After the fire: the aftermath of a prairie blaze in Franklin County


One weekend ago, Jim and I were following the historic driving tour of northeastern Franklin County. The golden fields were beautiful, but the land was dry, so dry. The creek beds were filled with dying weeds; the ponds were waterless cracked craters.

Kansas is in a drought. When Kansas is in a drought, all of that beautiful golden grass amounts to acres and acres of kindling.

The eastern edge of the fire, where a wooded area still smolders a day later.

She just had to shoot off her fireworks.

According to the Ottawa Herald, the fireworks stand owners wouldn’t allow her to shoot off her fireworks in their parking lot. So she drove up the road and lit her loot.

A fallen tree still smolders a day later near Osborne Terrace, just east of I-35.

Kansans have a love/hate relationship with prairie fires. Controlled, they’re a valuable tool in renewing fields, burning out brush and returning minerals to the soil. Uncontrolled, they can mean economic, ecological, and physical disaster. Photographer Larry Schwarm has captured their mesmerizing magnificence. But the can also be very dangerous, moving too fast for people or animals to outrun.

Likely scared out of its burrow, this bunny didn’t make it to safety. Seeing this bunny broke my heart.

Sometimes prairie fires are started completely by accident. A lightning strike. An errant ash caught in the wind. An overheated car pulled to the side of the road.

Her fireworks set off a blaze.

Nearly 40 acres were scorched. A hay field and thousands of dollars worth of hay bales were incinerated. A field recently planted with soybeans was destroyed. Little animals, like rabbits, were asphyxiated trying to escape. And 15 firefighters suffered injuries while battling the fire on a 101-degree day.

One of many hay bales destroyed in the July 3 blaze near Nebraska Road.

The blaze damaged utility poles along Osborne Terrace.

An elderly couple driving a white sedan pulled up with our truck as we studied the still smoldering fields.

The woman sat behind the wheel, shaking her head at the remnants of the field as the little old man next to her stared, open-mouthed, at the destruction. She told us that she lived on the other side of the highway. “I’ve never seen anything like this here,” she said. “I hope the person who is responsible for this pays.”

It could just as easily been her land. Her fields.

The fire was contained. Compared to other fires burning in Colorado and Western Kansas, it was small. But to the owners of those fields, to the animals who couldn’t escape, it was still a total loss.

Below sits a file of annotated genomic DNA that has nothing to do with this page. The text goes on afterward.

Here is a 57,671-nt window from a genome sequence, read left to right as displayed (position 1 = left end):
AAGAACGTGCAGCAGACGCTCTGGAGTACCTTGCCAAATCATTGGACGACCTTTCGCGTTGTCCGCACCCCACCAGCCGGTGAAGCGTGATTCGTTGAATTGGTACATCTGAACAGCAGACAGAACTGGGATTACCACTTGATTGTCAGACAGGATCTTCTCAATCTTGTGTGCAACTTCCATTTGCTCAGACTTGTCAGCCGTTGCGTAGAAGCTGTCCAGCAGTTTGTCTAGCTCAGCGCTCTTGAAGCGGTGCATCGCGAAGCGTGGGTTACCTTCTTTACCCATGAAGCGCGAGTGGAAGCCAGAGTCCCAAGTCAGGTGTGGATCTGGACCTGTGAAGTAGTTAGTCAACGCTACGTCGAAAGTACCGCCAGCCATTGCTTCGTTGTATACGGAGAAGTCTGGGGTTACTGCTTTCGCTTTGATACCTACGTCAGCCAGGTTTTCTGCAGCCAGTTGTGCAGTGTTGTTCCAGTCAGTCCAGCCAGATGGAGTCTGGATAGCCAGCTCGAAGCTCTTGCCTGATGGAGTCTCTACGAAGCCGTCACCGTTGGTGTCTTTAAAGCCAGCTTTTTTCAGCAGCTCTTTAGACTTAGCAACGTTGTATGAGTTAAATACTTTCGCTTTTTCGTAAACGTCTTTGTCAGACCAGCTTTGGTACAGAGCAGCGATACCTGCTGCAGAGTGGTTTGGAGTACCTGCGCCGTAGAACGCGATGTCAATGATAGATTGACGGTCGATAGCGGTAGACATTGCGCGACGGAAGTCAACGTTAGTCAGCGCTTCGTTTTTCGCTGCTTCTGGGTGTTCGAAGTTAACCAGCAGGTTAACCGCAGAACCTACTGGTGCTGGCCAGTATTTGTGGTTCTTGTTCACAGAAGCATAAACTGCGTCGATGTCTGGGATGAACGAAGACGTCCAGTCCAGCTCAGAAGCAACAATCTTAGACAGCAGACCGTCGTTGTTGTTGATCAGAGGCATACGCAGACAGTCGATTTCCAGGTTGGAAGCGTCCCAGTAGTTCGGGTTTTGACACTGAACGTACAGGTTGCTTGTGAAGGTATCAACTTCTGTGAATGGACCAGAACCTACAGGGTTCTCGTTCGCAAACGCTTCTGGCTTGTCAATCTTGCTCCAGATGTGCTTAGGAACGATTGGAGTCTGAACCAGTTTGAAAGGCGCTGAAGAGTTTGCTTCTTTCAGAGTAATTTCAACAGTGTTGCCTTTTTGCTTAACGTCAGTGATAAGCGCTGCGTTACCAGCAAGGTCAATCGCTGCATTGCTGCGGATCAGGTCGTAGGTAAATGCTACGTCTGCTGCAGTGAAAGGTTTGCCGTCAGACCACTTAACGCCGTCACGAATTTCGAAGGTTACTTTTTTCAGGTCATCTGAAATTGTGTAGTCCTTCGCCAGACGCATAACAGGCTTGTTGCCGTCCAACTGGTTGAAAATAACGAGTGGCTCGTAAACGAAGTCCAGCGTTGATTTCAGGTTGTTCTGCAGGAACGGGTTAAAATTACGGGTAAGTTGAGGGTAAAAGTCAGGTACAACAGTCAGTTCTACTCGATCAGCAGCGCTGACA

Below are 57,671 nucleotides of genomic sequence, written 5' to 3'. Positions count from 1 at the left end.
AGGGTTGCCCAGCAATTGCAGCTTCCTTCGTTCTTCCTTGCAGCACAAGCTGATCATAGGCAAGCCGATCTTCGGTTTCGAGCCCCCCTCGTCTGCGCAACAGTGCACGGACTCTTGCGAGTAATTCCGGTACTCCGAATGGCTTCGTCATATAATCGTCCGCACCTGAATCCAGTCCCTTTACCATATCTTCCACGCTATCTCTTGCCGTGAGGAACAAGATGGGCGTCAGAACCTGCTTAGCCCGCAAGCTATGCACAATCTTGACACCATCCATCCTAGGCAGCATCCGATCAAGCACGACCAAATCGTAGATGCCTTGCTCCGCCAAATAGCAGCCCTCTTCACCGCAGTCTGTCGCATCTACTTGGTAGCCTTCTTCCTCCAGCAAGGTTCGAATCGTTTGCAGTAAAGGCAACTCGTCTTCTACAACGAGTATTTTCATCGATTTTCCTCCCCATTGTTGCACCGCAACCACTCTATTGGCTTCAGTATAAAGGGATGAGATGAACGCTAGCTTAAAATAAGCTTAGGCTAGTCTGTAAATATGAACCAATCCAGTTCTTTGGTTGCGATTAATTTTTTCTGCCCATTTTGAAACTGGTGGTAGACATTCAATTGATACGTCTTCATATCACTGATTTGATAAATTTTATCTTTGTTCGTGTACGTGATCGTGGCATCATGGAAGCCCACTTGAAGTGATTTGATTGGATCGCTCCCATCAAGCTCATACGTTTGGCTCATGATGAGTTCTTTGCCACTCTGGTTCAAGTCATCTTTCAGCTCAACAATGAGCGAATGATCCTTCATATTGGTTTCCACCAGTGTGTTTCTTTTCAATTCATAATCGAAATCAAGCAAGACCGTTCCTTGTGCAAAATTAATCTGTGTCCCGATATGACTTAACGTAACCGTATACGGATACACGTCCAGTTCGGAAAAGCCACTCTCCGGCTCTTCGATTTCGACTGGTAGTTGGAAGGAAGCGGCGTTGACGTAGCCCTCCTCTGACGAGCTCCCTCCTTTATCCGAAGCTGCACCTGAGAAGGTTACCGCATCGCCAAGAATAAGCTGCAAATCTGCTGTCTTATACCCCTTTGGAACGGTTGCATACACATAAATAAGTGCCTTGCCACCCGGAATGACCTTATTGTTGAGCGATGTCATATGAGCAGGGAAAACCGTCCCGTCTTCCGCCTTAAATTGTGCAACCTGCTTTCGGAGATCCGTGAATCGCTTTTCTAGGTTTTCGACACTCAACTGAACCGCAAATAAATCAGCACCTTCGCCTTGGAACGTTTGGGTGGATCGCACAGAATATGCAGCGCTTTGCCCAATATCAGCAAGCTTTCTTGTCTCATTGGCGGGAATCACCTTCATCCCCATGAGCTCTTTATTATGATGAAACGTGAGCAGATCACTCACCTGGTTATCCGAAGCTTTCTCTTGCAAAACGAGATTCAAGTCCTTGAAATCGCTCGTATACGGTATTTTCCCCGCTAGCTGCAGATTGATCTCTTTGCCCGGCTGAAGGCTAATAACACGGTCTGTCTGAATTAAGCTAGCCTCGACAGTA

Nearly 40 acres were destroyed by a rapidly moving fire near Nebraska Road and Highway 68 in Franklin County.

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8 thoughts on “After the fire: the aftermath of a prairie blaze in Franklin County

  1. Tami

    Our son spent 18 hours helping fight the grass fires in Ellis County. Don’t know what started that one, but this was so senseless. Putting people’s lives and livelihoods in danger for the momentary kick of lighting a firecracker – especially after being warned. I think we’re fortunate that we made it through the 4th without more of these fires. Thanks for the pictures and update.

    Reply
    1. Diana Staresinic-Deane Post author

      It’s a frustrating situation. According to the Ottawa Herald, the person who started the blaze will not be charged because there was no “criminal intent” (http://www.ottawaherald.com/story/070512fire ) despite the police having warned the public that shooters would be held accountable if their fireworks caused damage. Maybe this woman did not have the capacity to understand the risks before she set fire to the fields. We don’t have enough information. But it’s really frustrating that there was loss and danger to those who ended up cleaning up the mess.

      Reply
  2. Jennifer Worrell

    We have wildfires on a smaller scale here, where people set marshes on fire to harvest asparagus plants. Sounds weird, but it’s been going on for years. Now kids just do it for meanness. Your pictures make me so sad. As the wife of a man in emergency management, I feel for the families of those fire fighters. Hope this craziness stops!

    Reply
  3. Veronica

    It felt a little strange to “like” this post because while I appreciate the photos and the information, there’s nothing to like about the devastation. Sadly, some lessons are learned the hardest way and I bet that woman will thing twice before setting off fireworks near a parched forested area again. So sad.

    Reply
    1. Diana Staresinic-Deane Post author

      I understand how you feel. I went back and forth on whether or not to show the bunny, but I decided that the bunny’s story needed to be told. I think there are a lot of people who just don’t appreciate how little it takes to start a massive fire.

      Reply

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